In boys the testicles function as part of a brain/gonad system that secrets the male sex hormone testosterone. Hypogonadism occurs when any part of this system doesn't function appropriately.


The pituitary gland is a small gland located at the base of the brain that impacts functions throughout the body. When the gland doesn’t produce enough needed hormones, this is known as hypopituitarism.


Lipodystrophy is a rare medical condition in which a child has an abnormality in how the body stores fat.


Mastalgia refers to any type of pain in the breast or muscles/joints near it.


Micropenis is the medical term for a smaller than a normally formed penis (1.1 to 1.6 inches in the newborn baby).

Mixed Gonadal Dysgenesis

Mixed gonadal dysgenesis is a sex developmental disorder where the gonads are abnormal from there being some cells with XY chromosomes and some with just a single X, ,known as chromosome Y mosaicism.


Pancreatitis is an inflammation of the pancreas. The pancreas is an abdominal organ found in the upper part of the abdomen which plays an important role in digestion and controlling the body’s blood sugar.


A pheochromocytoma is a rare type of non-cancerous tumor in children that arises in the adrenal gland, which are organs that lie just above the kidneys that secretes a group of chemicals, or hormones, that are part of the body’s response to danger known as “flight or fight” response (e.g. they regulate heart rate, respiratory rate, blood pressure, pupil size, change blood flow from skin to muscles among other functions..

Polycystic Ovarian Syndrome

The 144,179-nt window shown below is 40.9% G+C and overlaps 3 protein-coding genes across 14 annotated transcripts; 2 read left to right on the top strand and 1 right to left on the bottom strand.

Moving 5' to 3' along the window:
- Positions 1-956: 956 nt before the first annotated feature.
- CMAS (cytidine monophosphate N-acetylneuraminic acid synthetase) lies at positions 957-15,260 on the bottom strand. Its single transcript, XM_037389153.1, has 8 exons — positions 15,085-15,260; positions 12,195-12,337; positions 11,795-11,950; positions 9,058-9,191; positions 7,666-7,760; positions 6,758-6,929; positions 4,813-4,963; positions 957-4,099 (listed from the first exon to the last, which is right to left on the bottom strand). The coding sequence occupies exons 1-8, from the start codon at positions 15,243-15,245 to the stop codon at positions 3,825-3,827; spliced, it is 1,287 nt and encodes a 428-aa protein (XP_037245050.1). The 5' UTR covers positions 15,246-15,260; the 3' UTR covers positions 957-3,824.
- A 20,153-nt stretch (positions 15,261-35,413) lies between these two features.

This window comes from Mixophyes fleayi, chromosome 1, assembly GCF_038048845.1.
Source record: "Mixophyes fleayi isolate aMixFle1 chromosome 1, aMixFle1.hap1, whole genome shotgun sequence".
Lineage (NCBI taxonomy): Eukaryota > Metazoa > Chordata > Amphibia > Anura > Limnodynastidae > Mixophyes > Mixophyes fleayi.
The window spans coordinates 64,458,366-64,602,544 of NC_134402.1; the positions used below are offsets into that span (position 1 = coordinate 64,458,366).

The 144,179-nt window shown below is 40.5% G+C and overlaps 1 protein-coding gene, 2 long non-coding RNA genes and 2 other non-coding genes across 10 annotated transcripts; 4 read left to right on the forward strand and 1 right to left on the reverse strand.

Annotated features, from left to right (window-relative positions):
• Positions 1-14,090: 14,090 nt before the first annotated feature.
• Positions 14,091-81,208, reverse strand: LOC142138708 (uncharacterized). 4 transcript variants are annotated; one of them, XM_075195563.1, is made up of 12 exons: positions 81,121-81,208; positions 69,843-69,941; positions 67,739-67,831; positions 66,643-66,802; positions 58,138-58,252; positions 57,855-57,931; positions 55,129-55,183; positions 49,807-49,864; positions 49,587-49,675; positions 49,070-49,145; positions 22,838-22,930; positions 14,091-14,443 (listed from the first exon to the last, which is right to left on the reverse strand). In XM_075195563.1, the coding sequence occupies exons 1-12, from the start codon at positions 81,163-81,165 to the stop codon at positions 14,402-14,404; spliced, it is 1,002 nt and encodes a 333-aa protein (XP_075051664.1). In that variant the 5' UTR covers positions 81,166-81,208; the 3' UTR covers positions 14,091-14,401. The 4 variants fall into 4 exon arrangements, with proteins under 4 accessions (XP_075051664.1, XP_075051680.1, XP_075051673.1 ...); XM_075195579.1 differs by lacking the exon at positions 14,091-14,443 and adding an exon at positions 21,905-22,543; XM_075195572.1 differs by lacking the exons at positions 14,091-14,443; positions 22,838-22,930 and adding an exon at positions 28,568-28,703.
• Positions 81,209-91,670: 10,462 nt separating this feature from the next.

Polycystic ovarian syndrome is a common disorder among young women of reproductive age where the ovaries produce more than the normal amount of male hormones.

Precocious Puberty

Precocious puberty is the earlier than normal presence of the signs of puberty (before 8 years of age in girls, and before 9 years in boys).


Prediabetes is a medical condition in which the body has higher-then-normal blood sugar levels between 100 to 125 milligrams per deciliter, but is not yet Type 2.

Premature Adrenarche

Adrenarche means “awakening of the adrenal gland”. There are two adrenal glands, each one lies at the top of each kidney which produce sex hormones that cause some of the changes that are seen when a child's body goes through puberty. For example, pubic and body hair, oily skin, and body odor. When these changes occur early (before 8 years in girls and 9 years in boys), it's called premature adrenarche (during puberty the ovaries and testicles produce the hormones which caused sexual maturity e.g. Breasts etc. in girls and enlarged testes/penis etc. in boy).

Shwachman-Diamond Syndrome

Shwachman-Diamond syndrome is a rare complex disorder that affects a child's bone marrow, pancreas, bones, and sometimes other parts of the body.

Syndrome of Inappropriate Antidiuretic Hormone Secretion

Antidiuretic hormone, or ADH, is a substance produced by the pituitary that controls how much water the body excretes in the urine. When syndrome of inappropriate antidiuretic hormone secretion (SIADH) is present, the body retains too much water.

Thalamic Astrocytoma and Hypothalamic Astrocytoma

An astrocytoma, a common type of glioma, is a form of brain cancer that starts in brain cells, known as astrocytes, that support and nourish other brain cells.

Thyroglossal Duct Cyst

A thyroglossal duct cyst is a mass that forms in the neck, most often in children. It’s formed from leftover tissues that remain in the body after the thyroid gland forms in the fetus.

Thyroid Disorders

Please see Thyroid Nodules for further information.